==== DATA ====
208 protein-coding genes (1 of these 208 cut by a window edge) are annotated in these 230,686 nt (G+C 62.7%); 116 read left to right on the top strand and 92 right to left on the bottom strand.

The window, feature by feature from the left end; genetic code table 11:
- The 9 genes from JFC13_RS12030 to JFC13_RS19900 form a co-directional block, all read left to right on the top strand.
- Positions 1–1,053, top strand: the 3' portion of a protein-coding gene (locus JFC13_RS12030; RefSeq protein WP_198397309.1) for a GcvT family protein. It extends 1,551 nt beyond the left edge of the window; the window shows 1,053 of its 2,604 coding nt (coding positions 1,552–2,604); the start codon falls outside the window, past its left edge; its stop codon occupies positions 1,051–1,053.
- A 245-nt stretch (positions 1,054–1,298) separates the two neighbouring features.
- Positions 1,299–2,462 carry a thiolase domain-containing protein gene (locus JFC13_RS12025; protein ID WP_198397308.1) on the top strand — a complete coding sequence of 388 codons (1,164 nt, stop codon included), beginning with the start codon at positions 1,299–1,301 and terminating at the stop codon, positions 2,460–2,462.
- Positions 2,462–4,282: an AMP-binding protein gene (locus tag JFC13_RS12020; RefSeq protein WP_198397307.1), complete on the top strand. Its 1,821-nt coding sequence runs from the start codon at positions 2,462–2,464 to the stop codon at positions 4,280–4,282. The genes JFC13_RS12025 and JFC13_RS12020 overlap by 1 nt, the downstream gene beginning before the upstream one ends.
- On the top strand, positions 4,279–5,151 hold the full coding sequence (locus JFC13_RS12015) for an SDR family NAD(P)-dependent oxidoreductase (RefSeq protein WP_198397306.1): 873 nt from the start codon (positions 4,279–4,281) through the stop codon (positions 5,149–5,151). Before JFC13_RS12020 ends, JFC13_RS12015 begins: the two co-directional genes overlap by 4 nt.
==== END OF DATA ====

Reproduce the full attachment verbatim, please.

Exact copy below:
208 protein-coding genes (1 of these 208 cut by a window edge) are annotated in these 230,686 nt (G+C 62.7%); 116 read left to right on the top strand and 92 right to left on the bottom strand.

The window, feature by feature from the left end; genetic code table 11:
- The 9 genes from JFC13_RS12030 to JFC13_RS19900 form a co-directional block, all read left to right on the top strand.
- Positions 1–1,053, top strand: the 3' portion of a protein-coding gene (locus JFC13_RS12030; RefSeq protein WP_198397309.1) for a GcvT family protein. It extends 1,551 nt beyond the left edge of the window; the window shows 1,053 of its 2,604 coding nt (coding positions 1,552–2,604); the start codon falls outside the window, past its left edge; its stop codon occupies positions 1,051–1,053.
- A 245-nt stretch (positions 1,054–1,298) separates the two neighbouring features.
- Positions 1,299–2,462 carry a thiolase domain-containing protein gene (locus JFC13_RS12025; protein ID WP_198397308.1) on the top strand — a complete coding sequence of 388 codons (1,164 nt, stop codon included), beginning with the start codon at positions 1,299–1,301 and terminating at the stop codon, positions 2,460–2,462.
- Positions 2,462–4,282: an AMP-binding protein gene (locus tag JFC13_RS12020; RefSeq protein WP_198397307.1), complete on the top strand. Its 1,821-nt coding sequence runs from the start codon at positions 2,462–2,464 to the stop codon at positions 4,280–4,282. The genes JFC13_RS12025 and JFC13_RS12020 overlap by 1 nt, the downstream gene beginning before the upstream one ends.
- On the top strand, positions 4,279–5,151 hold the full coding sequence (locus JFC13_RS12015) for an SDR family NAD(P)-dependent oxidoreductase (RefSeq protein WP_198397306.1): 873 nt from the start codon (positions 4,279–4,281) through the stop codon (positions 5,149–5,151). Before JFC13_RS12020 ends, JFC13_RS12015 begins: the two co-directional genes overlap by 4 nt.